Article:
My 'treasure' is a group of finds. They are not shiny or precious but capture what makes archaeology interesting for me. Over the years, excavations of Roman sites have uncovered distinctive fragments of fired clay that we have struggled to interpret. We knew they were made by potters working in the Malvern area as the clay was 'tempered' with fragments of Malvernian rock, but we didn't know how to reconstruct the fragments, or what they were used for. Excavations at The Hive produced a large assemblage of this material, with some fragments in-situ in an oven. Using all the evidence it was possible to suggest what the original structure looked like. It had a chimney or vent at the top, an opening at the front, and about a third of the way up, short internal ledges with perforations below, perhaps for supporting a grill. We originally thought these must be pre-formed ovens, but they may have been used for smoking meat or fish. There is still a puzzle to be solved!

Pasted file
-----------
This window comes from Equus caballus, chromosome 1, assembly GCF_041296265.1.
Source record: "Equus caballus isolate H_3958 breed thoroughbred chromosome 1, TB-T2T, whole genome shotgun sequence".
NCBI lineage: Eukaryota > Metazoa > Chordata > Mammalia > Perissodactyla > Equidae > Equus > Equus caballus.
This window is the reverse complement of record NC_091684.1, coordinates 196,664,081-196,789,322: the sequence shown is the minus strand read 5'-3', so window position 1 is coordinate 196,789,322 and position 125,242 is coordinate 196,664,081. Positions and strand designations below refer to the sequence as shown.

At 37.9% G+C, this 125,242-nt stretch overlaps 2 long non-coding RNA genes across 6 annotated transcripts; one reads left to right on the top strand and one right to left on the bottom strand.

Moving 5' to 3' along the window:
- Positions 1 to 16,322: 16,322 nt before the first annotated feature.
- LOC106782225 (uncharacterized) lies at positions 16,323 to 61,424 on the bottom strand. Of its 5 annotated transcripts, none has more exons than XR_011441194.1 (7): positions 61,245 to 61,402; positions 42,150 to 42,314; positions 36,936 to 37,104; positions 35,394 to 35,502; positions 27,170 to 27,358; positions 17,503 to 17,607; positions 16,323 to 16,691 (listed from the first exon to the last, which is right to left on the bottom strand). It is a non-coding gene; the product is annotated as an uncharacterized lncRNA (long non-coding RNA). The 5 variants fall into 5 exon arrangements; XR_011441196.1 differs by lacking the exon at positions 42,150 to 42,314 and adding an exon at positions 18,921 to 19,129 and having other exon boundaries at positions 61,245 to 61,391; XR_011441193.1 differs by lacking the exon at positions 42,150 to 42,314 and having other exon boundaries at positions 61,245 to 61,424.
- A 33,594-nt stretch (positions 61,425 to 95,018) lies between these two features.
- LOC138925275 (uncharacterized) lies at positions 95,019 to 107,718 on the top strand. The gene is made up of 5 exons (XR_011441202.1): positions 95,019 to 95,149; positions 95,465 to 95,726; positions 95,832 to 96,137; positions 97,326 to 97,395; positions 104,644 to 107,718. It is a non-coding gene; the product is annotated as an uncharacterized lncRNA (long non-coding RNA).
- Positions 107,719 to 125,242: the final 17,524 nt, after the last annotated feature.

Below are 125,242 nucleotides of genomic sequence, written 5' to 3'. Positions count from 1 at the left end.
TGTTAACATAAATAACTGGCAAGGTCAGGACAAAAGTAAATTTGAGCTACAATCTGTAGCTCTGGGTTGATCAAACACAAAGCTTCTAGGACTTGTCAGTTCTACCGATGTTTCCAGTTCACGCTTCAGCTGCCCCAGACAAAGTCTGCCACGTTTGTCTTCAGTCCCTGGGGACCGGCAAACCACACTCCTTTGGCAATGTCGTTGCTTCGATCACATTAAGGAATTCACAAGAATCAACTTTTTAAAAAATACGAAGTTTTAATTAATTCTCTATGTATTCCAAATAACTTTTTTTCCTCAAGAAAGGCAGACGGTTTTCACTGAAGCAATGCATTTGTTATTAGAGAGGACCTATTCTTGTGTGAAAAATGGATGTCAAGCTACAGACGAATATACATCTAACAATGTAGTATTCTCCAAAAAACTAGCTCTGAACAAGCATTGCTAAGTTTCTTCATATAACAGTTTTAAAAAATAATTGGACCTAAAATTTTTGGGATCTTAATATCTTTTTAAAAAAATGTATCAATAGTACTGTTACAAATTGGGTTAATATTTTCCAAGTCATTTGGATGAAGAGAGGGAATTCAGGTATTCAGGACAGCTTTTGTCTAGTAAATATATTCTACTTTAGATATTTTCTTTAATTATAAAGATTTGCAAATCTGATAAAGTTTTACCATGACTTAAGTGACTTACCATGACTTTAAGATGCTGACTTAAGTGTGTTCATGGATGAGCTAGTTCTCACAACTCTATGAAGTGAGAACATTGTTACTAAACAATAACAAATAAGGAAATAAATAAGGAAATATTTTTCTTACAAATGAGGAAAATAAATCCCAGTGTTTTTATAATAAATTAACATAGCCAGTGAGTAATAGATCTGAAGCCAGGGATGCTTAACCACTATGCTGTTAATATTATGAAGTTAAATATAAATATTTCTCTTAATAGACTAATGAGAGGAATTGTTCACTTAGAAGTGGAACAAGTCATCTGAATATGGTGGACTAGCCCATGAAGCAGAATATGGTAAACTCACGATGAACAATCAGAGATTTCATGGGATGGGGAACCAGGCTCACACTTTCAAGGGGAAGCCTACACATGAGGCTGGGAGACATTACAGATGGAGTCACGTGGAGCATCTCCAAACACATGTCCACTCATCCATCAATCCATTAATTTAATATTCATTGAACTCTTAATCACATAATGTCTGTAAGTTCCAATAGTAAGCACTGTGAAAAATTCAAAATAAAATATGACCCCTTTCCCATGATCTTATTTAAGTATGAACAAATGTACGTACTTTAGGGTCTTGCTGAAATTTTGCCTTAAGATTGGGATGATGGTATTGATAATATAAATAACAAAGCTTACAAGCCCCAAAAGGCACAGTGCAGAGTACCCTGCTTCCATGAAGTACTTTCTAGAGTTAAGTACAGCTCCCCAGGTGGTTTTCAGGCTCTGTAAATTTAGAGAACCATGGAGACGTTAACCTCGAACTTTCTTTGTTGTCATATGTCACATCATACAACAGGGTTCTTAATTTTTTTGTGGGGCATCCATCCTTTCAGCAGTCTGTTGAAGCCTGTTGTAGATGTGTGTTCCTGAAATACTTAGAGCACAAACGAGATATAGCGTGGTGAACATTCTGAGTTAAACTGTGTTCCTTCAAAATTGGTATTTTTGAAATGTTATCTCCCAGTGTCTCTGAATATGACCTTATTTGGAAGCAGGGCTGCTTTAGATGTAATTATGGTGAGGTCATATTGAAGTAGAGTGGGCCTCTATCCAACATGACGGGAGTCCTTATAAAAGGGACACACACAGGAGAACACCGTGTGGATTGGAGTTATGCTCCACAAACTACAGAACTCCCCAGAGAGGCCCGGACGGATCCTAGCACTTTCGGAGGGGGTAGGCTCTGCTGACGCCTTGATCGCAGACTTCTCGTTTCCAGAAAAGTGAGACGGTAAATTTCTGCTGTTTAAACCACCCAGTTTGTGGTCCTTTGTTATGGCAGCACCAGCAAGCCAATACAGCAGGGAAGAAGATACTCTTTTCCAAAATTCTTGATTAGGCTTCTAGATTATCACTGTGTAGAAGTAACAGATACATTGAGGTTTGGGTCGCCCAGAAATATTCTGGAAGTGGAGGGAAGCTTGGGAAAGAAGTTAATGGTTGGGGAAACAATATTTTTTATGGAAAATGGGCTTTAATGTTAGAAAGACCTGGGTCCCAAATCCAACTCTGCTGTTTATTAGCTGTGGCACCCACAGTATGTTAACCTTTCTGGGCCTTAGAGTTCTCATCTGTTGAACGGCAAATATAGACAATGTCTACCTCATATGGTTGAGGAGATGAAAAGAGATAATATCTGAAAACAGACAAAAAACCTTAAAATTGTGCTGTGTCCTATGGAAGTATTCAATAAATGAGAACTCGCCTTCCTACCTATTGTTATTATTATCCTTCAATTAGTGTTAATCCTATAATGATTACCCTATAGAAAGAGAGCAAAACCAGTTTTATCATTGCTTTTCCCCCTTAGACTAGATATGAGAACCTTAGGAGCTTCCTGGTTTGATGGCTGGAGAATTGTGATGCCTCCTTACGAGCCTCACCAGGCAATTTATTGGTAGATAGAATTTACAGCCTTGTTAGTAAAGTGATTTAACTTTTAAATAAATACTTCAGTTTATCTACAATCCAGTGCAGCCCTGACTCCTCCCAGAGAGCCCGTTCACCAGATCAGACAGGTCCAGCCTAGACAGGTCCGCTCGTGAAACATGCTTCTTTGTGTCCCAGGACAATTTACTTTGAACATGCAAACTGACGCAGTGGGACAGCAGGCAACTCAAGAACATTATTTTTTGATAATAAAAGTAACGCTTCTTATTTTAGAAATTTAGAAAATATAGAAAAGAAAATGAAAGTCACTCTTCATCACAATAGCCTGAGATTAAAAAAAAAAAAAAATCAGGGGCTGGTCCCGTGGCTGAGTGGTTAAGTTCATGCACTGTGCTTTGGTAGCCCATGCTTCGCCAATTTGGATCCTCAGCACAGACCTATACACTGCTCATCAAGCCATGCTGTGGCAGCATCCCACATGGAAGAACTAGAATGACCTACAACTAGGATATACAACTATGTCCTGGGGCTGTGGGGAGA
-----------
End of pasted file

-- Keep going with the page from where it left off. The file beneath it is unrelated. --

Angus Crawford on site with some of the 'oven' fragments
A reconstruction of an oven/smoker
Found with these were fragments of large ceramic plates, which may have been used for baking bread. These had a smoothed upper surface and a rough, sanded base, suggesting they had been laid out on the ground to dry before firing. My favorite piece had a fingerprint and a fabric impression, identified as a tabby weave using wool or linen. When I saw that, just for a moment I knew my path had crossed with someone who lived about 1,700 years ago. Someone who couldn't have imagined my life now (and whose world I am continually struggling to understand). And for me, that's what archaeology is about.
Angus Crawford on site with one of the oven plates